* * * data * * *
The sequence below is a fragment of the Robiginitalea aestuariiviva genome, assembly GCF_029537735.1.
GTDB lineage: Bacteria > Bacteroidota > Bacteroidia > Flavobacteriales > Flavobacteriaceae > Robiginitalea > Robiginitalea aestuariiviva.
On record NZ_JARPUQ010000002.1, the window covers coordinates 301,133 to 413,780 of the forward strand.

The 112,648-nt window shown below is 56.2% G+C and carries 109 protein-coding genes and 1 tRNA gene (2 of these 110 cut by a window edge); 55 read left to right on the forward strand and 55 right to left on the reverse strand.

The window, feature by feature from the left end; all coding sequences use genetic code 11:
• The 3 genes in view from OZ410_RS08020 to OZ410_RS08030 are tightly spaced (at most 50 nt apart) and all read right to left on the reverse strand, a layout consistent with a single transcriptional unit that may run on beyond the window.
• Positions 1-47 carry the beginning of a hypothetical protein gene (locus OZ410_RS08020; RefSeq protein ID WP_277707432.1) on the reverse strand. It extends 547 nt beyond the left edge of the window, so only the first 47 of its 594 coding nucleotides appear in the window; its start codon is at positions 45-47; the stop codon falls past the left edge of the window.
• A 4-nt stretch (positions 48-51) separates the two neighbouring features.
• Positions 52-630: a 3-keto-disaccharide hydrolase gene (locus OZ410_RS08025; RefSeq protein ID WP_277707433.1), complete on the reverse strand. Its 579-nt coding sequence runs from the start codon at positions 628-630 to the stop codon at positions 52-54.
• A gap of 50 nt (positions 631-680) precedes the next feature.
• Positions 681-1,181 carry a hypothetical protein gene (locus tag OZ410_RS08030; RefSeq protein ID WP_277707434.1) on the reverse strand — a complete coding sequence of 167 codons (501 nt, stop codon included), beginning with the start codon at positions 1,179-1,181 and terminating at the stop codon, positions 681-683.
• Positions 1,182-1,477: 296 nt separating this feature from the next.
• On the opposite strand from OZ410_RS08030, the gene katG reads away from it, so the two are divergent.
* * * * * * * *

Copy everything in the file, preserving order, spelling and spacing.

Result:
The sequence below is a fragment of the Robiginitalea aestuariiviva genome, assembly GCF_029537735.1.
GTDB lineage: Bacteria > Bacteroidota > Bacteroidia > Flavobacteriales > Flavobacteriaceae > Robiginitalea > Robiginitalea aestuariiviva.
On record NZ_JARPUQ010000002.1, the window covers coordinates 301,133 to 413,780 of the forward strand.

The 112,648-nt window shown below is 56.2% G+C and carries 109 protein-coding genes and 1 tRNA gene (2 of these 110 cut by a window edge); 55 read left to right on the forward strand and 55 right to left on the reverse strand.

The window, feature by feature from the left end; all coding sequences use genetic code 11:
• The 3 genes in view from OZ410_RS08020 to OZ410_RS08030 are tightly spaced (at most 50 nt apart) and all read right to left on the reverse strand, a layout consistent with a single transcriptional unit that may run on beyond the window.
• Positions 1-47 carry the beginning of a hypothetical protein gene (locus OZ410_RS08020; RefSeq protein ID WP_277707432.1) on the reverse strand. It extends 547 nt beyond the left edge of the window, so only the first 47 of its 594 coding nucleotides appear in the window; its start codon is at positions 45-47; the stop codon falls past the left edge of the window.
• A 4-nt stretch (positions 48-51) separates the two neighbouring features.
• Positions 52-630: a 3-keto-disaccharide hydrolase gene (locus OZ410_RS08025; RefSeq protein ID WP_277707433.1), complete on the reverse strand. Its 579-nt coding sequence runs from the start codon at positions 628-630 to the stop codon at positions 52-54.
• A gap of 50 nt (positions 631-680) precedes the next feature.
• Positions 681-1,181 carry a hypothetical protein gene (locus tag OZ410_RS08030; RefSeq protein ID WP_277707434.1) on the reverse strand — a complete coding sequence of 167 codons (501 nt, stop codon included), beginning with the start codon at positions 1,179-1,181 and terminating at the stop codon, positions 681-683.
• Positions 1,182-1,477: 296 nt separating this feature from the next.
• On the opposite strand from OZ410_RS08030, the gene katG reads away from it, so the two are divergent.